A Snapshot of Mississippi Regulation in 2018

117,558 Restrictions, 9.3 Million Words, and 13 Weeks to Read

It would take an ordinary person more than two and a half years to read the entire US Code of Federal Regulations (CFR), which contained nearly 104 million words in 2017.[1] The sheer size of the CFR poses a problem not just for the individuals and businesses that want to stay in compliance with the law but also for anyone interested in understanding the consequences of this massive system of rules. States also have sizable regulatory codes, which add an additional layer to the large body of federal regulation. A prime example is the online version of the 2018 Mississippi Administrative Code (MAC).[2]

Researchers at the Mercatus Center at George Mason University developed State RegData, a platform for analyzing and quantifying state regulatory text.[3] State RegData captures information in minutes that would take hours, weeks, or even years to obtain by reading and counting. For example, the tool allows researchers to identify the industries that state regulation targets most by connecting text relevant to those industries with restrictive word counts. Referred to as regulatory restrictions, the words and phrases shall, must, may not, prohibited, and required can signify legal constraints and obligations.[4] As shown in figure 1, the three industries with the highest estimates of industry-relevant restrictions in the 2018 MAC are ambulatory healthcare services, administrative and support services, and mining (except oil and gas).

State RegData also reveals that the 2018 MAC contains 117,558 restrictions and 9.3 million words. It would take an individual about 518 hours—or almost 13 weeks—to read the entire MAC. That’s assuming the reader spends 40 hours per week reading and reads at a rate of 300 words per minute. By comparison, there are 1.09 million additional restrictions in the federal code.[5] Individuals and businesses in Mississippi must navigate these different layers of restrictions to remain in compliance.

Figure 1. Top 10 Industries Targeted by Mississippi State Regulation in 2018

Source: State RegData (Mississippi data), https://quantgov.org/state-regdata/.

The titles of the MAC are organized by state agency. Figure 2 shows that the title of the MAC associated with the Mississippi State Department of Health contains 20,248 restrictions. By this measure, this is the biggest regulator in Mississippi. Coming in second is the Department of Human Services, with 12,530 restrictions.

Figure 2. Top 10 Regulators in Mississippi in 2018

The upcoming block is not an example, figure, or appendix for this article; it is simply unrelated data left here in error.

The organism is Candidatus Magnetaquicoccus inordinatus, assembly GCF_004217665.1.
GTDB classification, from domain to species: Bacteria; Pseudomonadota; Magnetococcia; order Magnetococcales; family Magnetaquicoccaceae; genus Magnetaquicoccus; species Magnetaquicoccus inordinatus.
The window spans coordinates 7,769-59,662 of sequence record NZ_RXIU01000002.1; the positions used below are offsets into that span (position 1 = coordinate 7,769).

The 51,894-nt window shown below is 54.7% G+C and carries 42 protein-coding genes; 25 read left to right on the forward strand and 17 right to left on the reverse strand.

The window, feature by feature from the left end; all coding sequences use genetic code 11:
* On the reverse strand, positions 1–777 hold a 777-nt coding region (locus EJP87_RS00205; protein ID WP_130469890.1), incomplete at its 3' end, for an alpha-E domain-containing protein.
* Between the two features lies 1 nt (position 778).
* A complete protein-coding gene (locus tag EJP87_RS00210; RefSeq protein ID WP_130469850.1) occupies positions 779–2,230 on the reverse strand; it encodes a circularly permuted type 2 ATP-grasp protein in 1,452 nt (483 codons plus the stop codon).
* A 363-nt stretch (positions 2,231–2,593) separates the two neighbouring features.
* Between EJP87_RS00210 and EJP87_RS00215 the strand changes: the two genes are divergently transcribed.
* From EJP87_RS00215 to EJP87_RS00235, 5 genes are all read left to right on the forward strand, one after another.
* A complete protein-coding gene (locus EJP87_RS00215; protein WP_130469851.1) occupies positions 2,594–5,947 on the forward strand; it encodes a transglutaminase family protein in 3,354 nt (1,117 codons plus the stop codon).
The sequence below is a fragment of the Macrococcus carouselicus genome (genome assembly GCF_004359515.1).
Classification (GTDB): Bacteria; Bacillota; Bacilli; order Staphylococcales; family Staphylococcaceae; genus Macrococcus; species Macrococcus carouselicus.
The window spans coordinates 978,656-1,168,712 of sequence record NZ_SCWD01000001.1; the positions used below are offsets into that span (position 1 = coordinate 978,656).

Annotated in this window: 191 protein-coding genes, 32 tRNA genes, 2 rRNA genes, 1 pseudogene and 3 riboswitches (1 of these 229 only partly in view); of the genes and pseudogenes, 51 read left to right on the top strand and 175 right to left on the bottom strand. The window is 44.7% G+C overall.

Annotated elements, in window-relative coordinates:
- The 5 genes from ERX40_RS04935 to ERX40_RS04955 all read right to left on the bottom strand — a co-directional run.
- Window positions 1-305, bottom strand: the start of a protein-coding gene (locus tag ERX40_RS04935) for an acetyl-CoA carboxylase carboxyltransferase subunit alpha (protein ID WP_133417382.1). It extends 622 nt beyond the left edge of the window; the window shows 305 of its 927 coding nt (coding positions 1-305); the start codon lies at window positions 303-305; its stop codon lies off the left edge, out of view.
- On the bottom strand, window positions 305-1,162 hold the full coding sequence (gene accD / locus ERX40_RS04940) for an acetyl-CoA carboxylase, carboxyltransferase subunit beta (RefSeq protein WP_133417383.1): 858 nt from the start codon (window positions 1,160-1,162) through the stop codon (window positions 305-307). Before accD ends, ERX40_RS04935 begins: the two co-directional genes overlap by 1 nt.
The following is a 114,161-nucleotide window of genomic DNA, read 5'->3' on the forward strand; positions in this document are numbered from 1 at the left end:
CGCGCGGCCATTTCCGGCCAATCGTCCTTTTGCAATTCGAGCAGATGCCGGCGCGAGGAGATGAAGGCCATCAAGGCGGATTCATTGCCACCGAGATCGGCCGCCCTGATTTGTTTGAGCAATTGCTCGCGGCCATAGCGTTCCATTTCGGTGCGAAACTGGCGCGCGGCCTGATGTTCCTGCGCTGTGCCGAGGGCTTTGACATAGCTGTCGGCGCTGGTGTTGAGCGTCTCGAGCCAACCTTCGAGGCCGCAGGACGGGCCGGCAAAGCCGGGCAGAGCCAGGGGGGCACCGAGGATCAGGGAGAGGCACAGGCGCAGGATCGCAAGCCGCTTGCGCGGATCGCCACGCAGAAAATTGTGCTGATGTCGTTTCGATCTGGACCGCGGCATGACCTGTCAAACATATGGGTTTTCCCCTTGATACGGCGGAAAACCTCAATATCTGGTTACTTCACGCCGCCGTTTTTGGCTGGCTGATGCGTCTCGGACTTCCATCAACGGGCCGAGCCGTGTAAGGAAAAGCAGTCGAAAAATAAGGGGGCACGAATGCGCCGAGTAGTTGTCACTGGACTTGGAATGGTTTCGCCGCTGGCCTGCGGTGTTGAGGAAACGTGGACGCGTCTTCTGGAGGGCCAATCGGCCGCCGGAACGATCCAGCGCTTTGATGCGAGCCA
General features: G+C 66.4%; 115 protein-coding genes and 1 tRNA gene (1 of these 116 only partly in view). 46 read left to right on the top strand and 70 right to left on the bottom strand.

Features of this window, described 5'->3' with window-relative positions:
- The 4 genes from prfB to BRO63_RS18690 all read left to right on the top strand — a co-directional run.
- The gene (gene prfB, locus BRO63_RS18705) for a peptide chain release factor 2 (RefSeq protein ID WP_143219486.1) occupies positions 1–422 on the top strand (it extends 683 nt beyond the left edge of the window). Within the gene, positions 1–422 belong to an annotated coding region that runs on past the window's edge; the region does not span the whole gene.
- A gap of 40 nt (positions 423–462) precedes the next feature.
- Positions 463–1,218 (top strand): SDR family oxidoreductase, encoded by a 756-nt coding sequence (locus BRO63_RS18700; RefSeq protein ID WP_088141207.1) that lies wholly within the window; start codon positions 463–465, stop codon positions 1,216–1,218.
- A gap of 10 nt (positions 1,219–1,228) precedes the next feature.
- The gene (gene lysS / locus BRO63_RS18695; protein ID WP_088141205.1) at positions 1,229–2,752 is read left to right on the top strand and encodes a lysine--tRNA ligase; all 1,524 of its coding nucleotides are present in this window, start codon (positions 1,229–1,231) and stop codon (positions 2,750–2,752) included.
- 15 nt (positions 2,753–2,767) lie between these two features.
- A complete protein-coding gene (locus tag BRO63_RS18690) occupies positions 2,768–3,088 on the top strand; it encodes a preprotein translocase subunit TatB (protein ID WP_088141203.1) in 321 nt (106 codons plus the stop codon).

Note: Title names are based on the largest department in the title. In some cases, other small agencies, in addition to the departments presented here, have rules in the relevant title. Restriction counts are for the entire title.

Source: State RegData (Mississippi data), https://quantgov.org/state-regdata/.

Federal regulation tends to attract the most headlines, but it is important to remember that the nearly 104 million words and 1.09 million restrictions in the federal code significantly understate the true scope of regulation in the United States. States like Mississippi write millions of additional words of regulation and hundreds of thousands of additional restrictions. State-level requirements carry the force of law to restrict individuals and businesses just as federal ones do.

Researchers are only beginning to understand the consequences of the massive and growing federal regulatory system on economic growth and well-being in the United States.[6] Meanwhile, the effects of state regulation remain largely unknown. If this snapshot of Mississippi regulation in 2018 is a good indicator, then the states are also active regulators, suggesting that the full impact of regulation on society is far greater than that of federal regulation alone.


[1] This assumes the person reads 300 words per minute for 40 hours per week with two weeks of vacation per year. Patrick A. McLaughlin and Oliver Sherouse, RegData US 3.1 Annual (dataset), QuantGov, Mercatus Center at George Mason University, Arlington, VA, 2018; Patrick A. McLaughlin, Oliver Sherouse, Daniel Francis, Michael Gasvoda, Jonathan Nelson, Stephen Strosko, and Tyler Richards, “RegData 3.0 User’s Guide,” accessed February 15, 2018, https://quantgov.org/regdata/users-guide/.

[2] Mississippi Secretary of State, Mississippi Administrative Code, accessed May 21, 2018, http://www.sos.ms.gov/adminsearch/default.aspx.

[3] State RegData is part of a broader project called QuantGov, which seeks to quantify legal text. See Patrick A. McLaughlin and Oliver Sherouse, “QuantGov—A Policy Analytics Platform,” QuantGov, December 20, 2017. Data for Mississippi are available at State RegData (Mississippi data), https://quantgov.org/state-regdata/.

[4] Restrictions can also occur in legal text for other purposes, such as for definitional purposes. At times, restrictions may relate to government employees rather than the private sector.

[5] McLaughlin and Sherouse, RegData US 3.1 Annual (dataset) ; McLaughlin et al., “RegData 3.0 User’s Guide.”

[6] See, for example, Bentley Coffey, Patrick A. McLaughlin, and Pietro Peretto, “The Cumulative Cost of Regulations” (Mercatus Working Paper, Mercatus Center at George Mason University, Arlington, VA, 2016).